This definition is used by proponents including former Green Jobs Czar Van Jones and his Ella Baker Center for Human Rights, the Apollo Alliance, the BlueGreen Alliance, the Vice President Joe Biden’s Middle Class Task Force, and Green for All (also founded and led by Jones), as well as many local organizations.  These groups, which are heavily influenced by the labor movement and often include active participation by unions, have helped propel the ‘green jobs’ movement forward and played a fundamental role in putting green jobs on the political agenda.  The first cluster of definitions is worker-centered, focusing not on the economic output/product or the knowledge, skills, and attitudes needed to perform the work, but the “job quality,” i.e. worker’s compensation, job security, and opportunities for advancement.  From this cluster, an exemplary definition of green jobs is a “well-paid, career track job that contributes directly to preserving or enhancing environmental quality.”   

(b) Energy-centered ‘Green’ Definition
These definitions classify green jobs as jobs exclusively within the realm of energy production and consumption, specifically the renewable energy and energy efficiency sectors (RE/EE).  While all three clusters of definitions recognize RE/EE as the foundation of the green economy, this cluster is distinct by its sole focus on RE/EE.  In other words, it is an energy and technology-driven definition.  This definition of green is used by many, most notably the federal government in its legislation regarding green (including the Stimulus) and many state governments.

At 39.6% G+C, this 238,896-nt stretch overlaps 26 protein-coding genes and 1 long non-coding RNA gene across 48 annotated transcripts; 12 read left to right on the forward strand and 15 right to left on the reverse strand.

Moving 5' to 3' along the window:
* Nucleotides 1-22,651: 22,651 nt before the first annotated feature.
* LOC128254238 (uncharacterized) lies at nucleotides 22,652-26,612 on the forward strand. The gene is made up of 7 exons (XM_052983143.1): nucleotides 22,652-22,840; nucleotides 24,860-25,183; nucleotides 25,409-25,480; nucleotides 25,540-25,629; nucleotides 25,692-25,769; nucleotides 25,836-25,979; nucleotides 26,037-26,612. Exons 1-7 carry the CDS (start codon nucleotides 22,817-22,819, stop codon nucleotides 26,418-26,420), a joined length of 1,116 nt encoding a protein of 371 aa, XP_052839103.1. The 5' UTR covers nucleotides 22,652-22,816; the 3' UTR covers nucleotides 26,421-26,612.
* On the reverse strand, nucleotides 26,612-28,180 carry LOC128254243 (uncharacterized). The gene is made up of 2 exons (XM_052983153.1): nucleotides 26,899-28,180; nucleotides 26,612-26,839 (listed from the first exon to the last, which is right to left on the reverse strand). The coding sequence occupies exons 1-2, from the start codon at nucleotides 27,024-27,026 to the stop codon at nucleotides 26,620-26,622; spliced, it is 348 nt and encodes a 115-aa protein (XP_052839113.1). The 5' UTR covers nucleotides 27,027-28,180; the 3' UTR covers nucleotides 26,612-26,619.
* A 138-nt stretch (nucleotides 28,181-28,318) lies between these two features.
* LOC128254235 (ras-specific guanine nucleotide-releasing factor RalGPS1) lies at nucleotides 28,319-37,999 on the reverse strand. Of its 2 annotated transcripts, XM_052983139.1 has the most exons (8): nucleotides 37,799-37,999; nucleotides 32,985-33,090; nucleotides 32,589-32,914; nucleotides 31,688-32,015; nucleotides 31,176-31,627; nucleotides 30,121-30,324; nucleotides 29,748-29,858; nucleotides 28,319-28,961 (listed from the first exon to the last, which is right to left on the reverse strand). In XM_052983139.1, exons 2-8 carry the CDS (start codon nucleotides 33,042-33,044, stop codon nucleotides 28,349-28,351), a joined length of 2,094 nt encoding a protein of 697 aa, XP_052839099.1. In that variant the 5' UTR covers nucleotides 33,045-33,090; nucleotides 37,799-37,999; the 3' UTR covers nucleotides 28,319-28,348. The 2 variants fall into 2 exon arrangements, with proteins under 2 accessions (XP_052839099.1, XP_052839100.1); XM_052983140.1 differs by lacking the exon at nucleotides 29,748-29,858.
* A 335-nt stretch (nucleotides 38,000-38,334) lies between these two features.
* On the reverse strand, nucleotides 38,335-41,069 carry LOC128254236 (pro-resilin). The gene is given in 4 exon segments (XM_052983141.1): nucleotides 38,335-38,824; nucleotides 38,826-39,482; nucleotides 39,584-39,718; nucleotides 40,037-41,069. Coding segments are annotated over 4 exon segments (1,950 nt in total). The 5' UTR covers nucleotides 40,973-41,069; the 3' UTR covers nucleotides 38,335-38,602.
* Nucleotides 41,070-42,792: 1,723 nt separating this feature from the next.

(c) All-encompassing ‘Green’ Definition
The third and largest cluster of definitions is comprised of the expansive, all-encompassing definitions that attempt to group all economic activities related to the environment as green jobs.  These definitions attempt to include, in other words, all jobs that ‘preserve or enhance environmental quality.’  These include jobs related to: renewable energy and greenhouse gas reduction; energy efficiency; environmental remediation, including pollution control and clean-up; manufacturing of products related to green technologies; recycling and waste reduction; natural resource conservation and management; energy trading; environmental regulation, education, and protection/stewardship; mass transportation; energy and carbon capture; research, design, and consulting; and agriculture and forestry.  Groups who utilize these definitions range from O*NET, to multiple states, to the United Nations and the Bureau of Labor Statistics’ initial, not-yet-official definition. 


These definitions are not necessarily in conflict, but they are certainly not interchangeable.  Policymakers, advocacy organizations, and workforce development folks would benefit from understanding their distinctions and the implications for workforce development and training. For more information, please see the Georgetown Univeristy Center on Education and the Workforce's website Measuring Green Jobs.